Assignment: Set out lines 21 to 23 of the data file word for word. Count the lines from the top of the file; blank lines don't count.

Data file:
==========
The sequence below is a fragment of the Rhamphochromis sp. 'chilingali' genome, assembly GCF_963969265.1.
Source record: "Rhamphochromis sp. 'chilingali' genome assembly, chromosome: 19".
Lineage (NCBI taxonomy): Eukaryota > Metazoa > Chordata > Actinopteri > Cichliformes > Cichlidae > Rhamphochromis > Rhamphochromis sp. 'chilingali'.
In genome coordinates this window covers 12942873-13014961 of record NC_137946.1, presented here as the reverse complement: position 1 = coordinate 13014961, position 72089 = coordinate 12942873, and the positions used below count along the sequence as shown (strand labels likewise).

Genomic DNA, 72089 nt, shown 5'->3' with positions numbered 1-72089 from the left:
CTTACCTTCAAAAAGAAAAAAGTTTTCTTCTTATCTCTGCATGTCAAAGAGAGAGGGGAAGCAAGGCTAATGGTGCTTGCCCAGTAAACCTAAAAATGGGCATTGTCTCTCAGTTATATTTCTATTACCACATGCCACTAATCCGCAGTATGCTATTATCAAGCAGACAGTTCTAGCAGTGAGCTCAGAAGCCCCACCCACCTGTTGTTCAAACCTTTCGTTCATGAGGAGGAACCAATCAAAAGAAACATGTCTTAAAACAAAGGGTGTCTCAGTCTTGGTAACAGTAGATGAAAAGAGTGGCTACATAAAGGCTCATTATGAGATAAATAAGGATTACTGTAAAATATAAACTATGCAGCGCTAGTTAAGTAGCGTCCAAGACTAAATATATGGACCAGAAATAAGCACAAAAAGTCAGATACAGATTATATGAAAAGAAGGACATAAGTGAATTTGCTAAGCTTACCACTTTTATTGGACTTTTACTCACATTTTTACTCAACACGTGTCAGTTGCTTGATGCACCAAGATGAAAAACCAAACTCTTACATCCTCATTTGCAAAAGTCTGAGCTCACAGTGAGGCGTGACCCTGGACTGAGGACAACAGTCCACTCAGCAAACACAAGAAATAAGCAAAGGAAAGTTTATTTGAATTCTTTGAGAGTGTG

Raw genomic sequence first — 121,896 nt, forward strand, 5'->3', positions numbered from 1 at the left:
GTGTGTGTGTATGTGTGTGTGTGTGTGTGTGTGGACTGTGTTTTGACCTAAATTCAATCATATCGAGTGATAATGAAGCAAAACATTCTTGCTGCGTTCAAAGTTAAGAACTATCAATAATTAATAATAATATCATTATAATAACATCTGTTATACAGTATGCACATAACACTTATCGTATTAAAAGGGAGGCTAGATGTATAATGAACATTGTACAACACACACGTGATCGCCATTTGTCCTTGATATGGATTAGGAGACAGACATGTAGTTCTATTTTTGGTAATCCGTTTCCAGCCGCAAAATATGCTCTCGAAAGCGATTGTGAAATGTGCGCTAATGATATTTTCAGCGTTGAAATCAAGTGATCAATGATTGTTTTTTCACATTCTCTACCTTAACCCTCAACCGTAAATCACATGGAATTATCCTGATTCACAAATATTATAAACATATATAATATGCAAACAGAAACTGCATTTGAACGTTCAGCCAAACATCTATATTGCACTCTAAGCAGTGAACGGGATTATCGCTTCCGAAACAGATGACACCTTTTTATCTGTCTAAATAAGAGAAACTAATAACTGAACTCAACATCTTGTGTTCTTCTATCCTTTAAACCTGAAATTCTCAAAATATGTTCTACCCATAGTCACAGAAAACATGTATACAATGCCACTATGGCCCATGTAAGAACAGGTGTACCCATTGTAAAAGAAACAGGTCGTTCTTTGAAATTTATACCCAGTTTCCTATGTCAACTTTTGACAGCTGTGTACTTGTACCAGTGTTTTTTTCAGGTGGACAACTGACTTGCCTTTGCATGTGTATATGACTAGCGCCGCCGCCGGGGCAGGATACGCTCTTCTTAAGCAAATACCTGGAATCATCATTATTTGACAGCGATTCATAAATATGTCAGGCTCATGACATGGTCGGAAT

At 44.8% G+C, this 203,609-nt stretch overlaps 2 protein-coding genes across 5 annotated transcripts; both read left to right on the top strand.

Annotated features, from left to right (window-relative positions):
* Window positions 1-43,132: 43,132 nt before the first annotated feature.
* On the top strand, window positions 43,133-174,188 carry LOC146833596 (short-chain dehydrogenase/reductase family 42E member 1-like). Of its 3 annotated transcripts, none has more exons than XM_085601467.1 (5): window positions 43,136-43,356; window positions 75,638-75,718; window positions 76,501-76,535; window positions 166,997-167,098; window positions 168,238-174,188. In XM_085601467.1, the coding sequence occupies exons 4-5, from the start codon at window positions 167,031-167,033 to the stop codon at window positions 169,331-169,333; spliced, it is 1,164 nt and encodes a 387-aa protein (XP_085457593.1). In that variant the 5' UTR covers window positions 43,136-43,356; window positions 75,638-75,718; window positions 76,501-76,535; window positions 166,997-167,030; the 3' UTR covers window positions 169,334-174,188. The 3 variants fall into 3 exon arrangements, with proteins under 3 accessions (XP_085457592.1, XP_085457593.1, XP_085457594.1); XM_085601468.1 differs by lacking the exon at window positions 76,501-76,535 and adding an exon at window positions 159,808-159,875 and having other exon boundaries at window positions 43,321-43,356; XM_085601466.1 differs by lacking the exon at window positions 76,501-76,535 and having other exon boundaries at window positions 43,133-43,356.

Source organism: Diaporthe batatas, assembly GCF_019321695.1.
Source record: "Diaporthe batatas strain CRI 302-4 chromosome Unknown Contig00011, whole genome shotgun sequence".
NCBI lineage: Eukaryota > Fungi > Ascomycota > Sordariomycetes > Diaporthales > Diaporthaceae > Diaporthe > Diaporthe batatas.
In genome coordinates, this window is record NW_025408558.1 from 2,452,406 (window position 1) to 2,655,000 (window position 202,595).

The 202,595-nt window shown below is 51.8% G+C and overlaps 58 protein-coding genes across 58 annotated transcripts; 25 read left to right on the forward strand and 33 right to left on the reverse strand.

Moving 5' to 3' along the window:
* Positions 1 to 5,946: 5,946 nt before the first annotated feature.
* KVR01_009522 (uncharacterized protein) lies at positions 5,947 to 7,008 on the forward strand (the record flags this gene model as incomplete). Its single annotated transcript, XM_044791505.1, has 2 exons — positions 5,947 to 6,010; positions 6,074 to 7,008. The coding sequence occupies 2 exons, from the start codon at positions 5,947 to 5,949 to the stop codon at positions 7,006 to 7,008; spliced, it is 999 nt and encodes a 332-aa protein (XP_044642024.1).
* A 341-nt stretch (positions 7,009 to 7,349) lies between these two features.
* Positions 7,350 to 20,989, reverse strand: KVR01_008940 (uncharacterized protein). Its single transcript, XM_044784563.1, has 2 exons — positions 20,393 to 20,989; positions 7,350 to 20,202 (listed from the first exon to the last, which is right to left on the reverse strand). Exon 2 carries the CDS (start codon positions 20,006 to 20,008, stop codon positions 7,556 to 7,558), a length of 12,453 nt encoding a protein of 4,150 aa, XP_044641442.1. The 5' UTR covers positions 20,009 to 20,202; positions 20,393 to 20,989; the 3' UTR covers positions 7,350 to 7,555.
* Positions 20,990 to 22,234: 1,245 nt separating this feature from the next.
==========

* A 341-nt stretch (positions 7,009 to 7,349) lies between these two features.
* Positions 7,350 to 20,989, reverse strand: KVR01_008940 (uncharacterized protein). Its single transcript, XM_044784563.1, has 2 exons — positions 20,393 to 20,989; positions 7,350 to 20,202 (listed from the first exon to the last, which is right to left on the reverse strand). Exon 2 carries the CDS (start codon positions 20,006 to 20,008, stop codon positions 7,556 to 7,558), a length of 12,453 nt encoding a protein of 4,150 aa, XP_044641442.1. The 5' UTR covers positions 20,009 to 20,202; positions 20,393 to 20,989; the 3' UTR covers positions 7,350 to 7,555.
* Positions 20,990 to 22,234: 1,245 nt separating this feature from the next.